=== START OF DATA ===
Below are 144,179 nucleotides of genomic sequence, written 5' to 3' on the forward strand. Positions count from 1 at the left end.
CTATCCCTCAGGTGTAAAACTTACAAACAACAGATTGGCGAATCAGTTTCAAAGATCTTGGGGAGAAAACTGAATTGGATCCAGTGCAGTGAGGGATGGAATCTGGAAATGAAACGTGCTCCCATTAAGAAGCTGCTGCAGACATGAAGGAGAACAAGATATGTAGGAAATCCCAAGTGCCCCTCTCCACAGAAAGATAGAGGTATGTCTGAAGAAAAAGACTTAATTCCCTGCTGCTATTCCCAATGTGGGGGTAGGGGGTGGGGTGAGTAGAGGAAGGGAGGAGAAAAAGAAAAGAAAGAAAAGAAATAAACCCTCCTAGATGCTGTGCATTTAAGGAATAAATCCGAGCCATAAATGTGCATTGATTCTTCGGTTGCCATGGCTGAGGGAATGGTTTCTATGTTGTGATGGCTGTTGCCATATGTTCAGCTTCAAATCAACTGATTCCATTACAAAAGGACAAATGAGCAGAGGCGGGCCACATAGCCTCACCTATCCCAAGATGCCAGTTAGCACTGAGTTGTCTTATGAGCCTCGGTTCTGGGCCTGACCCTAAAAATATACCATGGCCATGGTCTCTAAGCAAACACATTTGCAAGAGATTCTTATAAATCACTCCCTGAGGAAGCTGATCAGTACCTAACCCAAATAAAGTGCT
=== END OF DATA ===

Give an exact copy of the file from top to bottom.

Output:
Below are 144,179 nucleotides of genomic sequence, written 5' to 3' on the forward strand. Positions count from 1 at the left end.
CTATCCCTCAGGTGTAAAACTTACAAACAACAGATTGGCGAATCAGTTTCAAAGATCTTGGGGAGAAAACTGAATTGGATCCAGTGCAGTGAGGGATGGAATCTGGAAATGAAACGTGCTCCCATTAAGAAGCTGCTGCAGACATGAAGGAGAACAAGATATGTAGGAAATCCCAAGTGCCCCTCTCCACAGAAAGATAGAGGTATGTCTGAAGAAAAAGACTTAATTCCCTGCTGCTATTCCCAATGTGGGGGTAGGGGGTGGGGTGAGTAGAGGAAGGGAGGAGAAAAAGAAAAGAAAGAAAAGAAATAAACCCTCCTAGATGCTGTGCATTTAAGGAATAAATCCGAGCCATAAATGTGCATTGATTCTTCGGTTGCCATGGCTGAGGGAATGGTTTCTATGTTGTGATGGCTGTTGCCATATGTTCAGCTTCAAATCAACTGATTCCATTACAAAAGGACAAATGAGCAGAGGCGGGCCACATAGCCTCACCTATCCCAAGATGCCAGTTAGCACTGAGTTGTCTTATGAGCCTCGGTTCTGGGCCTGACCCTAAAAATATACCATGGCCATGGTCTCTAAGCAAACACATTTGCAAGAGATTCTTATAAATCACTCCCTGAGGAAGCTGATCAGTACCTAACCCAAATAAAGTGCT